The deal would make the combined chain the second largest in the U.S., with 2,400 total stores.
Cincinnati-based Kroger Co. has 2,600, but it could be Kroger Co. that benefits from this deal, especially in markets where Safeway and Albertsons overlap the most, said Pewaukee, Wis.-based retail analyst David Livingston.
“Competitors like Kroger and WinCo could not be happier,” he said. “Kroger will probably be the biggest winner in this whole deal. No one shopped Safeway or Albertsons because of price, quality or service, but more that they were an acceptable alternative for convenience shopping. Kroger will pick up that business from disgruntled customers with all the overlap.”
Safeway and Albertsons, particularly in California where they had the most overlap, were underperformers in their market, he said, typically 20% or more below market average in sales per square foot.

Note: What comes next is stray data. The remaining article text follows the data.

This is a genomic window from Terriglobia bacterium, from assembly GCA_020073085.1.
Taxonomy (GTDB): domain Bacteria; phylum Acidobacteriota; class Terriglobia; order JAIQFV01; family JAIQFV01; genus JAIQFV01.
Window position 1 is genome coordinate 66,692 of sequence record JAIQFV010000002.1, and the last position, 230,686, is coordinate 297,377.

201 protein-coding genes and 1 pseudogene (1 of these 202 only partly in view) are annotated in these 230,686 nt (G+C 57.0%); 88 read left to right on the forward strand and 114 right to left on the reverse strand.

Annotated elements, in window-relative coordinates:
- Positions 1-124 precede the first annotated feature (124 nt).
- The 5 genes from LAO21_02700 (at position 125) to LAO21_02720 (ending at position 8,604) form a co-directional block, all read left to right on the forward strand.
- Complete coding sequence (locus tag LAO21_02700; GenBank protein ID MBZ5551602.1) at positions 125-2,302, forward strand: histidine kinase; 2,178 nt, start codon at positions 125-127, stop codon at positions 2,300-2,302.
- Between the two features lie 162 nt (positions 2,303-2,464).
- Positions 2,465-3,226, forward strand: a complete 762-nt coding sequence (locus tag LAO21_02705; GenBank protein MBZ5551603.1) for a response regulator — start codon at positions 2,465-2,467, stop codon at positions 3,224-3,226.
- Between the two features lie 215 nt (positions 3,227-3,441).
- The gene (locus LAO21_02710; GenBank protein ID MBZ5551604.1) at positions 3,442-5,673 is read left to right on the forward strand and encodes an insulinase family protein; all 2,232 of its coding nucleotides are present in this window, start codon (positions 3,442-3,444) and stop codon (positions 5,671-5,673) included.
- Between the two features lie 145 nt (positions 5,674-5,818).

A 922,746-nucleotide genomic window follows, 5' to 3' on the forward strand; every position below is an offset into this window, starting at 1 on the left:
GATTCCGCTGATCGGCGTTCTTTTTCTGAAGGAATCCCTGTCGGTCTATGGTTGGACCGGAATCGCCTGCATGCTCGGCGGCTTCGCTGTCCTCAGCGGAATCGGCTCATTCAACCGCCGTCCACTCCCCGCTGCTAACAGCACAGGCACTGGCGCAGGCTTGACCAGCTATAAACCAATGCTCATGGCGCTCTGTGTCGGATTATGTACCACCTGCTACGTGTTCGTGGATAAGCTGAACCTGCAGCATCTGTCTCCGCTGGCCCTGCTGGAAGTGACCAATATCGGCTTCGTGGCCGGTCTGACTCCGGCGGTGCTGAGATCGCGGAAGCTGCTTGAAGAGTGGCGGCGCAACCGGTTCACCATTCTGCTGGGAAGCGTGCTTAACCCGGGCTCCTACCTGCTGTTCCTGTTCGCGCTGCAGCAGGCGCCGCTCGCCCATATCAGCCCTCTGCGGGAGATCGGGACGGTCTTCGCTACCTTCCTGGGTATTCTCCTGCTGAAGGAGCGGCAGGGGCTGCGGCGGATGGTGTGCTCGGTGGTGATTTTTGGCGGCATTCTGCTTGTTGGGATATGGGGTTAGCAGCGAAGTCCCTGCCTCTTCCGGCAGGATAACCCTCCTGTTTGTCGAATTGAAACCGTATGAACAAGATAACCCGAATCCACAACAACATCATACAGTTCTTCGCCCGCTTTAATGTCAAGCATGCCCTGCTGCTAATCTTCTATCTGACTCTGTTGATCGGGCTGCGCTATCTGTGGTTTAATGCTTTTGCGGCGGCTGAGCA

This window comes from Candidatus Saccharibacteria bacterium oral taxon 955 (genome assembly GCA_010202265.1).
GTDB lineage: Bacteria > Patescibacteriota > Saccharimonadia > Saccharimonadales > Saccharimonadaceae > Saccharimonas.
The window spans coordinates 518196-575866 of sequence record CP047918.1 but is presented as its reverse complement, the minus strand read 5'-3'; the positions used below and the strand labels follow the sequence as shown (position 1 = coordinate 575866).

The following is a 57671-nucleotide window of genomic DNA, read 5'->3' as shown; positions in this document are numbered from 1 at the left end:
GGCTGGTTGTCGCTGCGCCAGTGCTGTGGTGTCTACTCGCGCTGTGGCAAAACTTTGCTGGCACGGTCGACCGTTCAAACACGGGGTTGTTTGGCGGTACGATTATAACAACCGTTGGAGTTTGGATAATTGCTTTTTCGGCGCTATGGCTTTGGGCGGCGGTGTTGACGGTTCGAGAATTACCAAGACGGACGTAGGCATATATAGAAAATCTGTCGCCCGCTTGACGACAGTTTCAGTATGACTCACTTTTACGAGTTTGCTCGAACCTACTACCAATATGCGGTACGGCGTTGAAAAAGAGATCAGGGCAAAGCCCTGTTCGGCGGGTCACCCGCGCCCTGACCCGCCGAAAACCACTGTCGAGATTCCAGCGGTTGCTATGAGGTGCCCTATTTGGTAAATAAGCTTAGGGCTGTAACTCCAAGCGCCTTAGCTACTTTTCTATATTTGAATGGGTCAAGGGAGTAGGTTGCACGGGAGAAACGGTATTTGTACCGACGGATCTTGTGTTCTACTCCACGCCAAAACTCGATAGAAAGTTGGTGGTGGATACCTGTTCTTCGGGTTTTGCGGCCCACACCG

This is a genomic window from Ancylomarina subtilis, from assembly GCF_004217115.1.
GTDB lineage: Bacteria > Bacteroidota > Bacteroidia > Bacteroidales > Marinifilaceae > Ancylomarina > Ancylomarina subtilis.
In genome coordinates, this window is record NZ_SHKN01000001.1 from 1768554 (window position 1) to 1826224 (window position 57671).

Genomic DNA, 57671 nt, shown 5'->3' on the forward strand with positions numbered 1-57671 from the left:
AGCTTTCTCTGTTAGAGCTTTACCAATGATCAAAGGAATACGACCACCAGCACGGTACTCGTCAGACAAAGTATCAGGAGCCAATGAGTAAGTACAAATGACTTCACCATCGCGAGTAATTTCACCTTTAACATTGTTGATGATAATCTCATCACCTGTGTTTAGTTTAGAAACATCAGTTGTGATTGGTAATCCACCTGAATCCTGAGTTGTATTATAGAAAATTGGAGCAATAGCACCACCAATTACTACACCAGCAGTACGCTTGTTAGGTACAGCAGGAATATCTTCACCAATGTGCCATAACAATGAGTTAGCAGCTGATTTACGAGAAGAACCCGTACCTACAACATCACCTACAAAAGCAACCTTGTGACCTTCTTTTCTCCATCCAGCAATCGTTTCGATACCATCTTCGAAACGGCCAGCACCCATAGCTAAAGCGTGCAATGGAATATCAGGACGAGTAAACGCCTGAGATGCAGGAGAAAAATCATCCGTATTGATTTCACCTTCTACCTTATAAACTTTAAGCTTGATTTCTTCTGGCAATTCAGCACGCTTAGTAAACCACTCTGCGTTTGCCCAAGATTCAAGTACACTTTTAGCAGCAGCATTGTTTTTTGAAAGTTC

“I expect Safeway sales to decline about 15%, which is normal when a below average operator takes over another below average operator,” he said.
Store closures are inevitable where the companies overlap, particularly in California, Arizona, Dallas and other markets in the West.
“Cerberus has had a long time to develop their plan and should breeze through FTC hearings,” he said. “Just like the last big Cerberus acquisition of Albertsons, we saw stores sold or closed by the bushel.”